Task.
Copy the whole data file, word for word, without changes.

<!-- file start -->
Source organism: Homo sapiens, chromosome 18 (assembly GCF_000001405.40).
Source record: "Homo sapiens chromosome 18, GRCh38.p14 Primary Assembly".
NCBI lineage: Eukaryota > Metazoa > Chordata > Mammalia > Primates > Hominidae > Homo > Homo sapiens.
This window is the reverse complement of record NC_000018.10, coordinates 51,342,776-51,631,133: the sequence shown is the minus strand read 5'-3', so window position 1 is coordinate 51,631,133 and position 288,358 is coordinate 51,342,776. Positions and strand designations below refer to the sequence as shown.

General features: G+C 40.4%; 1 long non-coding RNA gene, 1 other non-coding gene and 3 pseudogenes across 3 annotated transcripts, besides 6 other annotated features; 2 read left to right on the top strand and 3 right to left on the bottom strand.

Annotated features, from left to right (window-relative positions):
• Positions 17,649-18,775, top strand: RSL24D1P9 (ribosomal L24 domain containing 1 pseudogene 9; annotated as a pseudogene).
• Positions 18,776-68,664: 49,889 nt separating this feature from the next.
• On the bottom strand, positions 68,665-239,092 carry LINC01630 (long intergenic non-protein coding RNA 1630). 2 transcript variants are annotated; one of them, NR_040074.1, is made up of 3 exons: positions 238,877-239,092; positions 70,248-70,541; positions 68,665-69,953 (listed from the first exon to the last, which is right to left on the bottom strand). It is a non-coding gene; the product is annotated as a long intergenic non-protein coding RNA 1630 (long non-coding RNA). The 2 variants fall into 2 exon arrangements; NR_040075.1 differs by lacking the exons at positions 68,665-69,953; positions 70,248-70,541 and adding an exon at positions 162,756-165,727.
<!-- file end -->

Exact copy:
Source organism: Homo sapiens, chromosome 18 (assembly GCF_000001405.40).
Source record: "Homo sapiens chromosome 18, GRCh38.p14 Primary Assembly".
NCBI lineage: Eukaryota > Metazoa > Chordata > Mammalia > Primates > Hominidae > Homo > Homo sapiens.
This window is the reverse complement of record NC_000018.10, coordinates 51,342,776-51,631,133: the sequence shown is the minus strand read 5'-3', so window position 1 is coordinate 51,631,133 and position 288,358 is coordinate 51,342,776. Positions and strand designations below refer to the sequence as shown.

General features: G+C 40.4%; 1 long non-coding RNA gene, 1 other non-coding gene and 3 pseudogenes across 3 annotated transcripts, besides 6 other annotated features; 2 read left to right on the top strand and 3 right to left on the bottom strand.

Annotated features, from left to right (window-relative positions):
• Positions 17,649-18,775, top strand: RSL24D1P9 (ribosomal L24 domain containing 1 pseudogene 9; annotated as a pseudogene).
• Positions 18,776-68,664: 49,889 nt separating this feature from the next.
• On the bottom strand, positions 68,665-239,092 carry LINC01630 (long intergenic non-protein coding RNA 1630). 2 transcript variants are annotated; one of them, NR_040074.1, is made up of 3 exons: positions 238,877-239,092; positions 70,248-70,541; positions 68,665-69,953 (listed from the first exon to the last, which is right to left on the bottom strand). It is a non-coding gene; the product is annotated as a long intergenic non-protein coding RNA 1630 (long non-coding RNA). The 2 variants fall into 2 exon arrangements; NR_040075.1 differs by lacking the exons at positions 68,665-69,953; positions 70,248-70,541 and adding an exon at positions 162,756-165,727.